Can continuation support finally solve the "How do I stop this thread" problem?

Ron Pressler ron.pressler at
Tue Sep 6 19:24:51 UTC 2022

The hidden assumption in what you’re saying is that the process can actually recover and behave normally after an OOME, which, perhaps sadly, is not really the case. OOME is a special case of VMError, and the specification ventures awfully close to undefined behaviour when it comes to VMErrors, and with OOME in particular I can say that even the weak guarantees offered by the specification are not always met (there are open bugs). The reason why it’s not a problem people commonly complain about, and the reason why the restrictions might look ridiculous, is that very few programs even try to recover from an OOME. If they did, they might well find their attempts to be unsuccessful.

Thread.stop has the same issues, only it was hypothetically intended to be used in the normal course of normal programs. It can’t work. To give one simple example, we cannot guarantee the execution of finally blocks in the presence of Thread.stop — imagine the program just enters a finally block and then ThreadDeath occurs: the finally block would be aborted. This is really, really bad.

Stack overflow is less of a problem in practice because the OpenJDK VM (HotSpot) happens to only emit SOEs at method entry, but that’s not the case for OOME or ThreadDeath. There is just no way, with Java’s current semantics (or in virtually all other programming languages for that matter), to allow this kind of asynchronous, forceful, thread termination while still keeping the program in a consistent state. It is a *very* hard problem.

— Ron

On 5 Sep 2022, at 07:44, Sam Pullara <spullara at<mailto:spullara at>> wrote:

I've always thought that the restrictions were somewhat ridiculous considering that an interrupt could happen at almost any time with an OOM. Basically no one protects against that. Perhaps you have the same rule where folks can say that the entire process should die on a thread kill (like can be set for OOM)? Unblocking blocked calls should be the easiest part of fixing this and not even that interesting relative to worrying about losing synchronization.

On Fri, Sep 2, 2022 at 2:34 PM Ron Pressler <ron.pressler at<mailto:ron.pressler at>> wrote:
I don’t think all OS operations have non-blocking alternatives (at least before io_uring), but Alan will know more.

Also, for a problem to be worth fixing, it needs to be sufficiently troublesome. I don’t think many servers will run into such issues. The most common operations in servers are network operations and those don’t block OS threads, and uncommon operations are smoothed over by the scheduler.

— Ron

On 2 Sep 2022, at 19:28, Archie Cobbs <archie.cobbs at<mailto:archie.cobbs at>> wrote:

On Fri, Sep 2, 2022 at 11:52 AM Ron Pressler <ron.pressler at<mailto:ron.pressler at>> wrote:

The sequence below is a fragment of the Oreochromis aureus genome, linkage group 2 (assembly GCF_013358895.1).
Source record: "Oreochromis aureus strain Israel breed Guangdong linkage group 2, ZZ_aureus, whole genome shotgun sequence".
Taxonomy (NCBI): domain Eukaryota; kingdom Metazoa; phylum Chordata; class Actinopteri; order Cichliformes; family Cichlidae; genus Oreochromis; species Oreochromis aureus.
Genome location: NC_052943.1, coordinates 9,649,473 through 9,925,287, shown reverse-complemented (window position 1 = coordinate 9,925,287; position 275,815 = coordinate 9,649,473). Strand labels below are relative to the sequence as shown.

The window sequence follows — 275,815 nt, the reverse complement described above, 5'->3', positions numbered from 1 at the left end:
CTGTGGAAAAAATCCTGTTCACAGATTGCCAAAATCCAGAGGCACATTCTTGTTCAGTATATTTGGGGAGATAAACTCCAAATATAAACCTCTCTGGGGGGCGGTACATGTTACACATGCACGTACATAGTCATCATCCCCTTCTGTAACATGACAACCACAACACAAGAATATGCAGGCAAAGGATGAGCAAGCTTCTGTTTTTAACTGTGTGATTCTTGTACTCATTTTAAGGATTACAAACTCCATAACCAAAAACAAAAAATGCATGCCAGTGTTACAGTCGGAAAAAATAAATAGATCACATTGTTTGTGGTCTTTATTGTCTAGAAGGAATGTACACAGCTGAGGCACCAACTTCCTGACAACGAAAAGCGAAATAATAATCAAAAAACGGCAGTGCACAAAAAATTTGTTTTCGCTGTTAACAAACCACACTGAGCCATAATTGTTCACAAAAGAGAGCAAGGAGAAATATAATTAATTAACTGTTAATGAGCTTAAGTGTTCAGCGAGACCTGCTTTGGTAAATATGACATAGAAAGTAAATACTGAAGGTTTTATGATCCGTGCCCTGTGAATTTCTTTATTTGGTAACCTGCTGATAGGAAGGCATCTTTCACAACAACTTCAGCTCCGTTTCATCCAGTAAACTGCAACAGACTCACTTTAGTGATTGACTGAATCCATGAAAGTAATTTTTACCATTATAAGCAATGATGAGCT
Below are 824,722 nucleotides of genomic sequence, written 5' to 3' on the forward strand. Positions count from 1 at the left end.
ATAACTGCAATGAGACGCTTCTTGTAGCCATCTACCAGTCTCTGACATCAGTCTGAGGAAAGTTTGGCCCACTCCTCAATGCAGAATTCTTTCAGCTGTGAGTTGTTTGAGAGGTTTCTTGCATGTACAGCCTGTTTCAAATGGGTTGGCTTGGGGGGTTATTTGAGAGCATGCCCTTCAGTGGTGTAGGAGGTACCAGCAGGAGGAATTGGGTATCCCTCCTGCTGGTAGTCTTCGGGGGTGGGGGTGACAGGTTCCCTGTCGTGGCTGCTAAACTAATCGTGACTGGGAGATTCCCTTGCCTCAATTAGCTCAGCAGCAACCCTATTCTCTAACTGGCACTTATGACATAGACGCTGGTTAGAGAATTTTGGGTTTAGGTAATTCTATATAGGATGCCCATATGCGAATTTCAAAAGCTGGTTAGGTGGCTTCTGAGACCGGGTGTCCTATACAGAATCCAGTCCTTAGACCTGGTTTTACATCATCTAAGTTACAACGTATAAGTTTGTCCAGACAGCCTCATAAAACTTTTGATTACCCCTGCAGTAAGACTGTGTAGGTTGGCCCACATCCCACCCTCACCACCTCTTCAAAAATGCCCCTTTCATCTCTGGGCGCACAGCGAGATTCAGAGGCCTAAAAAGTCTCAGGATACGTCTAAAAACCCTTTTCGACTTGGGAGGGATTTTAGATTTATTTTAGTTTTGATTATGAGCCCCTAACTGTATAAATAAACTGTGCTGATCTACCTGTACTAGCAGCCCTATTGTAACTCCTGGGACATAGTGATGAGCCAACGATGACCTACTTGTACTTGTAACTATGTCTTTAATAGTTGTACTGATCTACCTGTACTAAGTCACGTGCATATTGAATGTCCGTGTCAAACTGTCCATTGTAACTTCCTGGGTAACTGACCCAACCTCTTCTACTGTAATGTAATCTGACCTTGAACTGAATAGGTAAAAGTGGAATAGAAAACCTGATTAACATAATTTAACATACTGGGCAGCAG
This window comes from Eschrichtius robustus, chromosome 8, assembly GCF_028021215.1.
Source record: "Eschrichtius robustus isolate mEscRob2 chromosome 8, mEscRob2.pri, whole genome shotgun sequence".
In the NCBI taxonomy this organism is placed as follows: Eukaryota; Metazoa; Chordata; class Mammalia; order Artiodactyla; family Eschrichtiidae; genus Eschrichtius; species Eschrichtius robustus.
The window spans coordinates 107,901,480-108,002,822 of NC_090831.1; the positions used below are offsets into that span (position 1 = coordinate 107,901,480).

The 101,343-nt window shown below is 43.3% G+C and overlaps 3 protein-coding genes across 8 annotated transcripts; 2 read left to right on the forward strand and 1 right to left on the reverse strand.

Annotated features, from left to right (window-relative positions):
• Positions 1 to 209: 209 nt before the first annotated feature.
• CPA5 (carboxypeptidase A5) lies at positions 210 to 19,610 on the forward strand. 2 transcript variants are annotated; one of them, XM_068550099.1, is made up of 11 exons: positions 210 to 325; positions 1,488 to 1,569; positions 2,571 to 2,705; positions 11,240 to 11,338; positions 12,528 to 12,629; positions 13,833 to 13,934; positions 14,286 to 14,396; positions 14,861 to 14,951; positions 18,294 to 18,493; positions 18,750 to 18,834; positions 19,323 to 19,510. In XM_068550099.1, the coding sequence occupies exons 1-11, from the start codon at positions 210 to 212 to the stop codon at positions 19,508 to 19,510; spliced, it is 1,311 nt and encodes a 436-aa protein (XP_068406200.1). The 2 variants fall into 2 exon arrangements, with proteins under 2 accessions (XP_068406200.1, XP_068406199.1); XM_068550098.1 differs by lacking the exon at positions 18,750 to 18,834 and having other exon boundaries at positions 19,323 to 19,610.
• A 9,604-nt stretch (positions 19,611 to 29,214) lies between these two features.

> So what happens when a virtual thread invokes X? Isn't that going to "lock up" the underlying platform thread (or whatever) while X is blocked?

Yes, and that’s what happens for most filesystem operations. We will employ io_uring, where available, to use non-blocking filesystem operations, but until then (or where io_uring is not available) we compensate by adding more OS threads to the scheduler because there’s nothing the user can do to avoid it (see JEP 425). User-mode threads/coroutine implementations in other languages also suffer from this limitation. User-mode code can only work within the confines of the APIs provided by the OS.

OK thanks, now I get it. This limitation inherited from the OS is not going to be eliminated or worked around by the new code. So if I create 1,000,000 virtual threads and they all call some blocking operation then I'm probably in trouble :)

On UNIX at least, AFAIK all blocking operations have a non-blocking alternative, so in theory it would be possible to make everything unblockable, but of course all internal code - including any JNI native code - would have to play along (i.e., be rewritten to use some official system call wrapper API). This would be similar to what the Pth user-mode threading library does, where they wrap all of the blocking system calls with non-blocking versions (link<>) and use setcontext/getcontext to context switch.

There are lots of languages (e.g., lua) that have the same issue - everything is coroutines, rainbows, and unicorns until some native code somewhere calls read(2) or waitpid(2) or whatever. It would be cool if someday Java was the one language platform that was able to finally fix this, but that's obviously a lot easier said than done. I'm not suggesting doing this, just pointing out that it's possible.


Archie L. Cobbs

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